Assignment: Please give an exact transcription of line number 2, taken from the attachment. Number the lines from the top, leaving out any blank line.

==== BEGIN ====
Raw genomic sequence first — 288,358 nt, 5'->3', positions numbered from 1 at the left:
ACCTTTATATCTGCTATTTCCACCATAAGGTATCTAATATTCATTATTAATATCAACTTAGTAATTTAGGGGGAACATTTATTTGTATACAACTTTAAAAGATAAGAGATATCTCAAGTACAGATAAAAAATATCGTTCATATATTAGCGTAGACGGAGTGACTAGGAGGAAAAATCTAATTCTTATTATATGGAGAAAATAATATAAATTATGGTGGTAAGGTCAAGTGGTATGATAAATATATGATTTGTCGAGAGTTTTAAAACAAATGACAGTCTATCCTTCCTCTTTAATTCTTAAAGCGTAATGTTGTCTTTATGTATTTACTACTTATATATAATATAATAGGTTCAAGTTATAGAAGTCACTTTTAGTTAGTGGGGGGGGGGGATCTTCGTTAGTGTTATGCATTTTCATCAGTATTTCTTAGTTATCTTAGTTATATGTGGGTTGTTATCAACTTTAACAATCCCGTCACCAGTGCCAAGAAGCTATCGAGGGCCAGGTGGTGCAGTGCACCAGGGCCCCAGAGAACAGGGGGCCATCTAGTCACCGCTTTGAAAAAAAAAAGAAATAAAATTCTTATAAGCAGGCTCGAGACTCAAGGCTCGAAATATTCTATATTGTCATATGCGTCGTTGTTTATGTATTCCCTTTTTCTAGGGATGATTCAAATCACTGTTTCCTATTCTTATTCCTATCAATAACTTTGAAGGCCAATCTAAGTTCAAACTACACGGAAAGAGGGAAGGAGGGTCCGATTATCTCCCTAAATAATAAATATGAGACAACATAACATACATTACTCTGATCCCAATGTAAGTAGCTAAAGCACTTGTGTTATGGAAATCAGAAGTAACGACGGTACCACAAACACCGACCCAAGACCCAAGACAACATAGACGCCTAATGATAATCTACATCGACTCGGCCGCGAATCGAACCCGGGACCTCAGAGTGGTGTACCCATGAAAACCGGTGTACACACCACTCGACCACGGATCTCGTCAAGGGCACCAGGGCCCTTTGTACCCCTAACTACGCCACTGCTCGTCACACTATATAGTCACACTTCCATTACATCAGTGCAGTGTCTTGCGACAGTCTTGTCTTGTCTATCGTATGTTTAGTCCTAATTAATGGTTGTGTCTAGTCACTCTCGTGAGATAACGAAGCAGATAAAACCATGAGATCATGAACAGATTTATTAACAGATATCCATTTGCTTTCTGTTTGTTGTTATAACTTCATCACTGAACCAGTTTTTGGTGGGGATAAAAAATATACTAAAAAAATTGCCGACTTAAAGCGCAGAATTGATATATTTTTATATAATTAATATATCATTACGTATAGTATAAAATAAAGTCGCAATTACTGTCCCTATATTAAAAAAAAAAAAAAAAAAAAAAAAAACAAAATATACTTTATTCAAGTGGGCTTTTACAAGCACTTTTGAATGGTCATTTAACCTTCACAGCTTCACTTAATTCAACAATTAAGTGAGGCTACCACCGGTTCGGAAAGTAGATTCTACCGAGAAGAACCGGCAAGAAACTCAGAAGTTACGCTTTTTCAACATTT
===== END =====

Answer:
ACCTTTATATCTGCTATTTCCACCATAAGGTATCTAATATTCATTATTAATATCAACTTAGTAATTTAGGGGGAACATTTATTTGTATACAACTTTAAAAGATAAGAGATATCTCAAGTACAGATAAAAAATATCGTTCATATATTAGCGTAGACGGAGTGACTAGGAGGAAAAATCTAATTCTTATTATATGGAGAAAATAATATAAATTATGGTGGTAAGGTCAAGTGGTATGATAAATATATGATTTGTCGAGAGTTTTAAAACAAATGACAGTCTATCCTTCCTCTTTAATTCTTAAAGCGTAATGTTGTCTTTATGTATTTACTACTTATATATAATATAATAGGTTCAAGTTATAGAAGTCACTTTTAGTTAGTGGGGGGGGGGGATCTTCGTTAGTGTTATGCATTTTCATCAGTATTTCTTAGTTATCTTAGTTATATGTGGGTTGTTATCAACTTTAACAATCCCGTCACCAGTGCCAAGAAGCTATCGAGGGCCAGGTGGTGCAGTGCACCAGGGCCCCAGAGAACAGGGGGCCATCTAGTCACCGCTTTGAAAAAAAAAAGAAATAAAATTCTTATAAGCAGGCTCGAGACTCAAGGCTCGAAATATTCTATATTGTCATATGCGTCGTTGTTTATGTATTCCCTTTTTCTAGGGATGATTCAAATCACTGTTTCCTATTCTTATTCCTATCAATAACTTTGAAGGCCAATCTAAGTTCAAACTACACGGAAAGAGGGAAGGAGGGTCCGATTATCTCCCTAAATAATAAATATGAGACAACATAACATACATTACTCTGATCCCAATGTAAGTAGCTAAAGCACTTGTGTTATGGAAATCAGAAGTAACGACGGTACCACAAACACCGACCCAAGACCCAAGACAACATAGACGCCTAATGATAATCTACATCGACTCGGCCGCGAATCGAACCCGGGACCTCAGAGTGGTGTACCCATGAAAACCGGTGTACACACCACTCGACCACGGATCTCGTCAAGGGCACCAGGGCCCTTTGTACCCCTAACTACGCCACTGCTCGTCACACTATATAGTCACACTTCCATTACATCAGTGCAGTGTCTTGCGACAGTCTTGTCTTGTCTATCGTATGTTTAGTCCTAATTAATGGTTGTGTCTAGTCACTCTCGTGAGATAACGAAGCAGATAAAACCATGAGATCATGAACAGATTTATTAACAGATATCCATTTGCTTTCTGTTTGTTGTTATAACTTCATCACTGAACCAGTTTTTGGTGGGGATAAAAAATATACTAAAAAAATTGCCGACTTAAAGCGCAGAATTGATATATTTTTATATAATTAATATATCATTACGTATAGTATAAAATAAAGTCGCAATTACTGTCCCTATATTAAAAAAAAAAAAAAAAAAAAAAAAAACAAAATATACTTTATTCAAGTGGGCTTTTACAAGCACTTTTGAATGGTCATTTAACCTTCACAGCTTCACTTAATTCAACAATTAAGTGAGGCTACCACCGGTTCGGAAAGTAGATTCTACCGAGAAGAACCGGCAAGAAACTCAGAAGTTACGCTTTTTCAACATTT